Clooney slams hedge fund boss Dan Loeb and calls him carpetbagger.
“[Dan Loeb] calls himself an activist investor, and I would call him a carpetbagger, and one who is trying to spread a climate of fear that pushes studios to want to make only tent poles,” Clooney said.
“I’ve been reading a lot about Daniel Loeb, a hedge fund guy who describes himself as an activist but who knows nothing about our business, and he is looking to take scalps at Sony because two movies in a row underperformed? When does the clock stop and start for him at Sony? Why didn’t he include ‘Skyfall,’ the 007 movie that grossed a billion dollars, or ‘Zero Dark Thirty’ or ‘Django Unchained’?
“And what about the rest of a year that includes ‘Elysium,’ ‘Captain Phillips,’ ‘American Hustle’ and ‘The Monuments Men’? You can’t cherry pick a small time period and point to two films that didn’t do great. It makes me crazy. Fortunately, this business is run by people who understand that the movie business ebbs and flows and the good news is they are ignoring his calls to spin off the entertainment assets.
“How any hedge fund guy can call for responsibility is beyond me, because if you look at those guys, there is no conscience at work. It is a business that is only about creating wealth, where when they fail, they get bailed out and where nobody gets fired. A guy from a hedge fund entity is the single least qualified person to be making these kinds of judgments, and he is dangerous to our industry.”
Why is he dangerous?
“[Loeb] calls himself an activist investor, and I would call him a carpetbagger, and one who is trying to spread a climate of fear that pushes studios to want to make only tent poles,” Clooney said.
“Films like ‘Michael Clayton,’ ‘Out of Sight,’ ‘Good Night, And Good Luck,’ ‘The Descendants’ and ‘O, Brother Where Art Though’? — none of these are movies studios are inclined to make. What he’s doing is scaring studios and pushing them to make decisions from a place of fear. Why is he buying stock like crazy if he’s so down on things? He’s trying to manipulate the market. I am no apologist for the studios, but these people know what they are doing. If you look at the industry track record, this business has made a lot of money. It creates a lot of jobs and is still one of the largest exporters in the world. To have this guy portraying it that Sony management is the bad stepchild and doesn’t know what it is doing and he’s going to fix it? That is like Walmart saying, let me fix your town, putting in their store, strangling all the small shops and getting everyone who worked in them to work for minimum wage with no health insurance.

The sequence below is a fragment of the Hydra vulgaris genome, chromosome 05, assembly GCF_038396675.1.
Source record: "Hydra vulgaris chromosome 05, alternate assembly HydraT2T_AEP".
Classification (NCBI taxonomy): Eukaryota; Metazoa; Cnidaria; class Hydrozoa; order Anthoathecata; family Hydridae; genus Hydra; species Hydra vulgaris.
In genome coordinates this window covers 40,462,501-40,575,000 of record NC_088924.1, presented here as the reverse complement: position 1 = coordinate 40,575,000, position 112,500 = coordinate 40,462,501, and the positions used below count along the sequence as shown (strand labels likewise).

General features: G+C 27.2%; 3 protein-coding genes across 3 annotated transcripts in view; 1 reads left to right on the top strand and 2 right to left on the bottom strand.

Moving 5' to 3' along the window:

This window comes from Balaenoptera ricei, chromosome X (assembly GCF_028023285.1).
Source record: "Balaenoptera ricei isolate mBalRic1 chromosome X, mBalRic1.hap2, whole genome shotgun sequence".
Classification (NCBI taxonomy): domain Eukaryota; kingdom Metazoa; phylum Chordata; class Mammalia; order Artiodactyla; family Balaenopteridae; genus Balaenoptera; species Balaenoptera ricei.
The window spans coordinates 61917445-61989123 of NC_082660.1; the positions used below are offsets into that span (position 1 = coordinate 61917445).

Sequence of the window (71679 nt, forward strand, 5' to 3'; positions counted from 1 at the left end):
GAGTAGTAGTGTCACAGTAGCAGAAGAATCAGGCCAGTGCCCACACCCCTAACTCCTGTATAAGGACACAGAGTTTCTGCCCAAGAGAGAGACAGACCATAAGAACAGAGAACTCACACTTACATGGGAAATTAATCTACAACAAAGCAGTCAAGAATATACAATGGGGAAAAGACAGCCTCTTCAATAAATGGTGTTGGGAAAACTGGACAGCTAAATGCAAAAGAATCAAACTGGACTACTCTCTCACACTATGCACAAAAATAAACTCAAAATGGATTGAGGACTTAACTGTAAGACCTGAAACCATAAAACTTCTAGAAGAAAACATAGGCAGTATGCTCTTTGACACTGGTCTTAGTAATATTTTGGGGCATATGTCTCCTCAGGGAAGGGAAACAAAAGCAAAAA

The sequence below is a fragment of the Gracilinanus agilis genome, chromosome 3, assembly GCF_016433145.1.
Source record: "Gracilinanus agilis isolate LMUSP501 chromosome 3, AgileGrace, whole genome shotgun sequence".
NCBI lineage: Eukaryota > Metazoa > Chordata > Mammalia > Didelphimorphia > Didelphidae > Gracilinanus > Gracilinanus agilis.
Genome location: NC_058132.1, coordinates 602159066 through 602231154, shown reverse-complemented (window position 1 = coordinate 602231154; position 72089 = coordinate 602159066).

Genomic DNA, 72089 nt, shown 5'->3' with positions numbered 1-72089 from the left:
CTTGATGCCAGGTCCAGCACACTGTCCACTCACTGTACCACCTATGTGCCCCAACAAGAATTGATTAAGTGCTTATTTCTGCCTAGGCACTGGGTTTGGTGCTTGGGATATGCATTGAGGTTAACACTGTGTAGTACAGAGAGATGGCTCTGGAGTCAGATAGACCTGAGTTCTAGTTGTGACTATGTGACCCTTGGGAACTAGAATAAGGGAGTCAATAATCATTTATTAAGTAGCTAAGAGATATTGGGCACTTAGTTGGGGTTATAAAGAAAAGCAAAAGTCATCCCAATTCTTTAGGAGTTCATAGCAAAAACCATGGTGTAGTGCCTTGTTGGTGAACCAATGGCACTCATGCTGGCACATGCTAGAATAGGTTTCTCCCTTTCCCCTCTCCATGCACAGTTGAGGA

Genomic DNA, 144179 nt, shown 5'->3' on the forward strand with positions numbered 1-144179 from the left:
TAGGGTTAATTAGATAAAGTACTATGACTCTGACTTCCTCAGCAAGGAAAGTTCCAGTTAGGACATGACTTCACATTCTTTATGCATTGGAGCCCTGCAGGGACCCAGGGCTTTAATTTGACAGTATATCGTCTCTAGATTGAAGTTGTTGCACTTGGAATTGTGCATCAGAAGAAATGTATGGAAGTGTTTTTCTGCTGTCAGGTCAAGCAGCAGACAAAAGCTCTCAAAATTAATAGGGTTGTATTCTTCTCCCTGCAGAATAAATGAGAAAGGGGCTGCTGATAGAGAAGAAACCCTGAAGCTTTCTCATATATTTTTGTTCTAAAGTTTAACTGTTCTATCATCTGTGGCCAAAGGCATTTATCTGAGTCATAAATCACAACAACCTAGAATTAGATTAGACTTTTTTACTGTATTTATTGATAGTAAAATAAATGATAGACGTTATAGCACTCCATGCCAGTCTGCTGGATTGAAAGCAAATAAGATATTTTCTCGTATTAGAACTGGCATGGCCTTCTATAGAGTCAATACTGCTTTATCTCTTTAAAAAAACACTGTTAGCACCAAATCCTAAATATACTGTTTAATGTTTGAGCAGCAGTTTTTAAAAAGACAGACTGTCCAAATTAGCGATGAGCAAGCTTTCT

“It’s crazy he has weight in this conversation at all,” Clooney continued. “If guys like this are given any weight because they’ve bought stock and suddenly feel they can tell us how to do our business — one he knows nothing about — this does great damage than trickles down. The board of directors starts saying, ‘Wait a minute. What guarantee do you have that this movie makes money?’ Well, there are no guarantees, but if you average out the films Will Smith and Channing Tatum have made, you will take that bet every time, even if sometimes it just doesn’t work out.”
Clooney also said he believes that down the line both films have a chance to be a wash. Clooney was particularly sensitive on the subject of job creation.
“Hedge fund guys do not create jobs, and we do,” he said. “On the movie we just made, we put 300 people to work every day. I’m talking about nice, regular people, and when we shot in a town, we’d put another 300 people to work. This is an industry that thrives; there are thousands of workers who make films. You want to see what happens if outside forces start to scare the industry and studios just to make tent poles out of fear? You will see a lot of crap coming out.”
Working on post-production for his latest directing effort in Italy to ready for Sony’s December 18 release, Clooney spoke to me about his new movie and how it’s getting harder to make films like “Monuments,” “Argo” and the Smokehouse-produced “August: Osage County.”
The discussion turned toward recent critical comments made by Third Point LLC hedge fund founder Daniel Loeb and the pressure he is placing on Sony Pictures chiefs Michael Lynton and Amy Pascal, which is centered around the under-performing back-to-back summer films “After Earth” and “White House Down.” Loeb, whose fund controls 7% of Sony stock, is pressing for Sony to spin off its entertainment assets and likened those misfires to historic flops “Waterworld” and “Ishtar.” Though Clooney and Heslov base their Smokehouse Pictures banner at Sony, and Loeb’s influence is growing there, Clooney has never been shy about standing up to what he feels is wrong. So, buckle up.